The IWFM should seek answers from their members about how to improve the FM profession for women, claims a group of leading women in the sector.
To mark International Women’s Day this week, the IWFM interviewed four prominent professionals about their experiences as women working in workplace and facilities management. They were: Jemma Williams, senior director FM, JLL; Julie Kortens, consultant, Director Group; Nikki Lathbury, managing director, Hexagon Group/Hexagon FM; and Simone Fenton-Jarvis, workplace consultancy director, Ricoh UK.
Jemma Williams said how to improve the profession for women was not “an easy question to answer when other diversity elements will impact women, such as race, disability, sexuality, etc”.
She said: “It would be good to see IWFM seeking answers from their members that may fall into this one, two or all categories and listen to those voices to see what improvements are required to enable better opportunities for women.”
Kortens said she believes that role models need to continue to be provided to students and new entrants to the field as a solution.
“Nothing is more powerful than new entrants hearing stories of women who have been successful, bearing in mind, of course, that ‘success’ means so many different things to so many different people. Not everyone wants to be the CEO of a multinational organisation. For some, earning a living wage and supporting their family is an ambition that should be celebrated. IWFM already provides guidance and support through career days and visits to schools and colleges. These are important, as is their support of apprenticeships and continuing education.”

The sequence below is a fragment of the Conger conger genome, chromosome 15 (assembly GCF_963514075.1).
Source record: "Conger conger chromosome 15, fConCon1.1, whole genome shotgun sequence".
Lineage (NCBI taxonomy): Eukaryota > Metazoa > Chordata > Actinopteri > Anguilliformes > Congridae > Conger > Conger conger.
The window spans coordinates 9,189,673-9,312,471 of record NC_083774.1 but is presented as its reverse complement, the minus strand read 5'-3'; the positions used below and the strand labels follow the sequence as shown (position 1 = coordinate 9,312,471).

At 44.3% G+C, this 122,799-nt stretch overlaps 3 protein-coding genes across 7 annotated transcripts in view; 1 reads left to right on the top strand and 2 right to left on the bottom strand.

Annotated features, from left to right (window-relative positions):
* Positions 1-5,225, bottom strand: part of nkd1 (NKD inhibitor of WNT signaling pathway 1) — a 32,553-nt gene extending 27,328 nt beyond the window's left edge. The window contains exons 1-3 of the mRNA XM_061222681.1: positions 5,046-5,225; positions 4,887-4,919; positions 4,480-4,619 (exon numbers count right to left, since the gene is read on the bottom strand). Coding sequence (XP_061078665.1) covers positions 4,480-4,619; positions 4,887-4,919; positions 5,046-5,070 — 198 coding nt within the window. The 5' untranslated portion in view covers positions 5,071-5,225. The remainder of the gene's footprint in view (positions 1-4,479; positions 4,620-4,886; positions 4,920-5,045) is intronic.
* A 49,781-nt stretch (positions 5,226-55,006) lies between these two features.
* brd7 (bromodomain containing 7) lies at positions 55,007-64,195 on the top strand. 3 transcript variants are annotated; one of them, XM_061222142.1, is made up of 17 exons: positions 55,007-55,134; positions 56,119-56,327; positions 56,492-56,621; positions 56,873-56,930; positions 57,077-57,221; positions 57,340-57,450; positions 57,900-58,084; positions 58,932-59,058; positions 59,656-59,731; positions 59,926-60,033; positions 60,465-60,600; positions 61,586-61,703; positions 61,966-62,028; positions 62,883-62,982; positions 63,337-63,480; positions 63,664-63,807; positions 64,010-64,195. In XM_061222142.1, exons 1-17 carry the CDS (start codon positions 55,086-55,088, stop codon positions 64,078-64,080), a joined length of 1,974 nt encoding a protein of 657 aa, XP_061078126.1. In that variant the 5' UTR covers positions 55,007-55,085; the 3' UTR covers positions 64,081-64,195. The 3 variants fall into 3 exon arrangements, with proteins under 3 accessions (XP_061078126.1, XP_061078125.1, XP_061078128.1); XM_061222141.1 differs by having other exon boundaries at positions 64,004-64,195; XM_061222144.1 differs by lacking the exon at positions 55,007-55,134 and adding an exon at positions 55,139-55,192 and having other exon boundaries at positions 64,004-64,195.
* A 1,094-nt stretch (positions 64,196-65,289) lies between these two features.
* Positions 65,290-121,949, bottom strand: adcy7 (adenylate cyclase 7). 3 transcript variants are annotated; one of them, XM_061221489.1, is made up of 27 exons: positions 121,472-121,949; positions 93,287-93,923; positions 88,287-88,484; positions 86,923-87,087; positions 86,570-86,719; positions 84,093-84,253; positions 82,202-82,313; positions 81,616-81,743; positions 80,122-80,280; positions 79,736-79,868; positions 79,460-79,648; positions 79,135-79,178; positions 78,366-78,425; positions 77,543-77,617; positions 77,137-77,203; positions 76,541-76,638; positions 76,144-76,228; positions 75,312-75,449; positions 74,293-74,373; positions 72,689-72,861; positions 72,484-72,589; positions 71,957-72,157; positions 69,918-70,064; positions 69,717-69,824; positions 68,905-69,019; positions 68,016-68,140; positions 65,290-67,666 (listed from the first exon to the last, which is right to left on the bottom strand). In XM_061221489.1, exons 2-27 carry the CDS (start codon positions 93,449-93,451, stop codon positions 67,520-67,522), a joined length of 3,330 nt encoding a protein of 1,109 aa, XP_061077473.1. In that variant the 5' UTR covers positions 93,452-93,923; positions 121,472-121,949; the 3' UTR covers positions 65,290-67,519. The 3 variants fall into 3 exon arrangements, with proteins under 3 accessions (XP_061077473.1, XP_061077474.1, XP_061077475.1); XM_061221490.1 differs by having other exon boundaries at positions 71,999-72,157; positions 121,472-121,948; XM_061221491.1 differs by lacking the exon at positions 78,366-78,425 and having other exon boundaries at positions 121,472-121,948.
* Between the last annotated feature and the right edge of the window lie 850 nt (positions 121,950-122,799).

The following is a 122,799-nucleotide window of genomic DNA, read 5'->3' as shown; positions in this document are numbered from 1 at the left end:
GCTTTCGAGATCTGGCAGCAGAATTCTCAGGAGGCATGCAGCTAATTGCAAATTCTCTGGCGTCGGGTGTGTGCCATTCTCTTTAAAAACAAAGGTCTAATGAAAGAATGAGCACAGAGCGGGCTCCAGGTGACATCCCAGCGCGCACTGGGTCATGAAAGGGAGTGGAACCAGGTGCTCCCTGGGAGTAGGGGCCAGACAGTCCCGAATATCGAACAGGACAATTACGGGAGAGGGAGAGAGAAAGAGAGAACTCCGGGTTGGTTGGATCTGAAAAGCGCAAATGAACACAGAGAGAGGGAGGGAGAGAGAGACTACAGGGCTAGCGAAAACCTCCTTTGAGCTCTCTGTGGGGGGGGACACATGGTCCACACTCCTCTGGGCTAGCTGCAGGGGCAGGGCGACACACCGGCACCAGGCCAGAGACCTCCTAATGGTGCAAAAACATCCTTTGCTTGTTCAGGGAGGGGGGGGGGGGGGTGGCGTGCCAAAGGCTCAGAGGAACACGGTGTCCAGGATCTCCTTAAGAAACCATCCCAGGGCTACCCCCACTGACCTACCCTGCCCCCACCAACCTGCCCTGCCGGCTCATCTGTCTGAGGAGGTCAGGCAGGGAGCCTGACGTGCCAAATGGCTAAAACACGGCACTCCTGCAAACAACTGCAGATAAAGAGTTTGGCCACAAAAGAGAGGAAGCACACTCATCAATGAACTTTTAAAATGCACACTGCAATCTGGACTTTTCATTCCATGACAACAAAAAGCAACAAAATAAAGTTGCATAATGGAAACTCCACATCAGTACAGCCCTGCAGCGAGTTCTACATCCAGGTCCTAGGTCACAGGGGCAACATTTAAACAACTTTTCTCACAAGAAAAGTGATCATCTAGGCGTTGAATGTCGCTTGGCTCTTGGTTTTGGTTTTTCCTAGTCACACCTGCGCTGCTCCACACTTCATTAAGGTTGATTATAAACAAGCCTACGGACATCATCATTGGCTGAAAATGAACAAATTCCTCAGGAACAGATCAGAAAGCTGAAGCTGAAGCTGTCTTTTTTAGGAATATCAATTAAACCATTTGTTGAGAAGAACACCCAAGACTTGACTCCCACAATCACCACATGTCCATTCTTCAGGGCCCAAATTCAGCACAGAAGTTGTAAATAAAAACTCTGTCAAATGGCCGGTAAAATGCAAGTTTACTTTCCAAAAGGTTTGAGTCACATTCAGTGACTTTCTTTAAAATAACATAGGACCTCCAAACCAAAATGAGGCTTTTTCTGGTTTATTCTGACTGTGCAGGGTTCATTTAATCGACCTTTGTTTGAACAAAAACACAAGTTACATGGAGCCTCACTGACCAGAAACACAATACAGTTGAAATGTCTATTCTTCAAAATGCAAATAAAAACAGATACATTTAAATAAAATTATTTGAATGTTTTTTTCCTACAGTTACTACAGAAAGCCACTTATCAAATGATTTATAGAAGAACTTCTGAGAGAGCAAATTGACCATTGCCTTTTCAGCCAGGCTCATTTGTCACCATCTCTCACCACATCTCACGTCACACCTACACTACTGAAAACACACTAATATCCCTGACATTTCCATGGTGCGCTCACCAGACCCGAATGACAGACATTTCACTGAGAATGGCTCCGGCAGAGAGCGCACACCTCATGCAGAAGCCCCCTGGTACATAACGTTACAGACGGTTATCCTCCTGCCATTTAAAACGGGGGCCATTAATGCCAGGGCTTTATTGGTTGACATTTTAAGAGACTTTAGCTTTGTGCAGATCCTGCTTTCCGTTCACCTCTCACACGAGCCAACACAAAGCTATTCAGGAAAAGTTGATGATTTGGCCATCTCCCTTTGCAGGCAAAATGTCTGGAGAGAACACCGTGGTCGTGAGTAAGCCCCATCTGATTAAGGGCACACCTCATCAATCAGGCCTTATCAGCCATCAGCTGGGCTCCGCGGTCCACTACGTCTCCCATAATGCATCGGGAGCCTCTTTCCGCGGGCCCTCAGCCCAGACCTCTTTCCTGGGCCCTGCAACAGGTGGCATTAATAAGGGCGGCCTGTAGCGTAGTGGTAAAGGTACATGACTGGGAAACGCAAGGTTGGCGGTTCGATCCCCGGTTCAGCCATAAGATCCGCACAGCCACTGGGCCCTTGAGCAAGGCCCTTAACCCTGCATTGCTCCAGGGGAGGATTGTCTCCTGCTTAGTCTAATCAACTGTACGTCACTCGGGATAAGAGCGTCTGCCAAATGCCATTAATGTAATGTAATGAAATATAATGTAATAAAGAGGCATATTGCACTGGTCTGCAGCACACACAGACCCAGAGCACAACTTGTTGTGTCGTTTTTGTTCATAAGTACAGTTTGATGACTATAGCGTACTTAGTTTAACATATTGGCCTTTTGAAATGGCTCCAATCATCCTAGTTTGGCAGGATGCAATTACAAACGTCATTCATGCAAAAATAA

Fenton-Jarvis believes that education about “the challenges that people experience and the unconscious bias that exists” is needed.
Women also need to be supported “to empower themselves and other women, and support men to empower women and drive equal opportunities,” she added.
Williams also suggested that mentorship “is a great tool that both male and female business leaders can play a part in” – including reverse mentoring. Williams described this as when “female colleagues can mentor male colleagues and give them insight into being female in a male-dominated industry”.
Kortens suggested that it is also important to celebrate the progress made so far – she added that the profession has changed in a positive way since she joined. “When I joined the profession, it was male-dominated and, without the support of so many male colleagues, many of us wouldn’t have succeeded in our own careers. Equality of opportunity is exactly what it means: let’s provide opportunities for all. After all, FM is special because there is a place for everyone, regardless of their background and gender. There are many male business leaders who already do a great deal to promote and support women, with some providing invaluable mentoring and coaching to those within their teams and throughout the industry."
Lathbury said a reassessment of recruiting is needed for businesses to think about "what they are trying to achieve when writing job specifications". She explained: "If that person isn’t going to pick up the tools and maintain that plant or draw designs, do they really need to be technically qualified or do they need an understanding and a great team where there are technical experts underneath?"
Fenton-Jarvis stressed that bad behaviour had to be called out to “help women battle confidence challenges by pushing them to apply for roles, ensure equal opportunities and educate on unconscious bias”.
Image credit | IWFM